Colorado is due to receive well over $5 billion from the Infrastructure Bill over the next five years for highways, bridges, public transportation, expansion of broadband internet service, water infrastructure improvements, airport projects and more. Surface transportation is where the state likely will see the greatest impact — with the federal money supercharging an 11-year, $5.4 billion state transportation bill passed by the legislature earlier this year.
But Shoshana Lew, executive director of the Colorado Department of Transportation, pointed out that it’s not all new money. The $3.7 billion in federal highway funding and $917 million in transit money under the infrastructure bill include the state’s typical annual allocations, just supercharged for five years.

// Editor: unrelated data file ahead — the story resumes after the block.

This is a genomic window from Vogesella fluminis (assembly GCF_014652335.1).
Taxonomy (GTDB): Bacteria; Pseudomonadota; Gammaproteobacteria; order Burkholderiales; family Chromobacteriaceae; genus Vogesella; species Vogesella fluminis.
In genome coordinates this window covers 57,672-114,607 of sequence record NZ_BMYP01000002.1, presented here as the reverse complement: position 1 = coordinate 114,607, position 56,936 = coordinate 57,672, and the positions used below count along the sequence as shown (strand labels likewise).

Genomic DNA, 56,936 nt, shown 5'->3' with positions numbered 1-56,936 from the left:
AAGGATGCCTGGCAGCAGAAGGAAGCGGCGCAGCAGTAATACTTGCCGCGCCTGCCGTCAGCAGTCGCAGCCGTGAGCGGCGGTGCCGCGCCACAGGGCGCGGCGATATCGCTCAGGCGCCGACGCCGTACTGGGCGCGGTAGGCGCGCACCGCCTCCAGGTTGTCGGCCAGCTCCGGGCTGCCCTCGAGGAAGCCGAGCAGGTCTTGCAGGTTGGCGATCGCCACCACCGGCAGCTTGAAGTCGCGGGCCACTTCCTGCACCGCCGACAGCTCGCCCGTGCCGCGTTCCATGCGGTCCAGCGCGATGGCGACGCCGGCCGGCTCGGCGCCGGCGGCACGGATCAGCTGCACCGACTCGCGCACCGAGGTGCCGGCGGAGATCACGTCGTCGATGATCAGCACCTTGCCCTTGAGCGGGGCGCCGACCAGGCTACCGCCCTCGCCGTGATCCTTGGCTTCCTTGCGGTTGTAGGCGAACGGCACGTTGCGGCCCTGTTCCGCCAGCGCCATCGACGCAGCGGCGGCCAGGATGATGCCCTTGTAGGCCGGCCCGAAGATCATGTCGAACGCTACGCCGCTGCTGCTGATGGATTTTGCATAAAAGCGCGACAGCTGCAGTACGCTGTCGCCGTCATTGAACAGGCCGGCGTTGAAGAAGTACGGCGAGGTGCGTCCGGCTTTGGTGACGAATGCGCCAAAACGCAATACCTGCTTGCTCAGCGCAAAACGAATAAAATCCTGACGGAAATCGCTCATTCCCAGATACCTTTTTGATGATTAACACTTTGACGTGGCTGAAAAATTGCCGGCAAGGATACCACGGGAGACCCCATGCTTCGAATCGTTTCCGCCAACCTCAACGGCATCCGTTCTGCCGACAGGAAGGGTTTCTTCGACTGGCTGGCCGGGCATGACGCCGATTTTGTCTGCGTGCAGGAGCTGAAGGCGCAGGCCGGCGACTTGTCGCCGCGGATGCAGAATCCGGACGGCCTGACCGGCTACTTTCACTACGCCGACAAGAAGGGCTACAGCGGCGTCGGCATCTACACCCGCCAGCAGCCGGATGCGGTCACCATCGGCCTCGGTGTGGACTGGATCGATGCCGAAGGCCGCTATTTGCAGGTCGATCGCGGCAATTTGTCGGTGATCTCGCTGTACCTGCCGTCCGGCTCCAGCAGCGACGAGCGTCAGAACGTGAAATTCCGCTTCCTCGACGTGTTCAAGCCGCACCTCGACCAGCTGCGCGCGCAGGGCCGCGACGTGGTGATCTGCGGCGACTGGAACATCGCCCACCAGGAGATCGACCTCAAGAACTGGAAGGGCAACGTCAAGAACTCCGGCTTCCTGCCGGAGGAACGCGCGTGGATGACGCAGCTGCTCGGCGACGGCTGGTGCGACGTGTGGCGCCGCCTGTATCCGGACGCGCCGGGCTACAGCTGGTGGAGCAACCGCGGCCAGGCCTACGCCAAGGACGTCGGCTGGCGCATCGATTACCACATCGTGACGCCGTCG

The net increase is an extra $700-900 million for highway-related projects and roughly $240 million for transit agencies over the next five years. Those boosts are the equivalent of what Colorado would typically receive in each category for a year and a half under past funding levels.
Separately, the state is due $225 million for bridge replacements and repairs, plus $57 million to install more electric vehicle charging stations.
In coming months, state transportation leaders will decide how to apply the highway money to CDOT’s 10-year priority plan, which is being updated, Lew said. CDOT also will gear up to compete for sizeable project grants that will be available under new federal transportation programs created by the bill.
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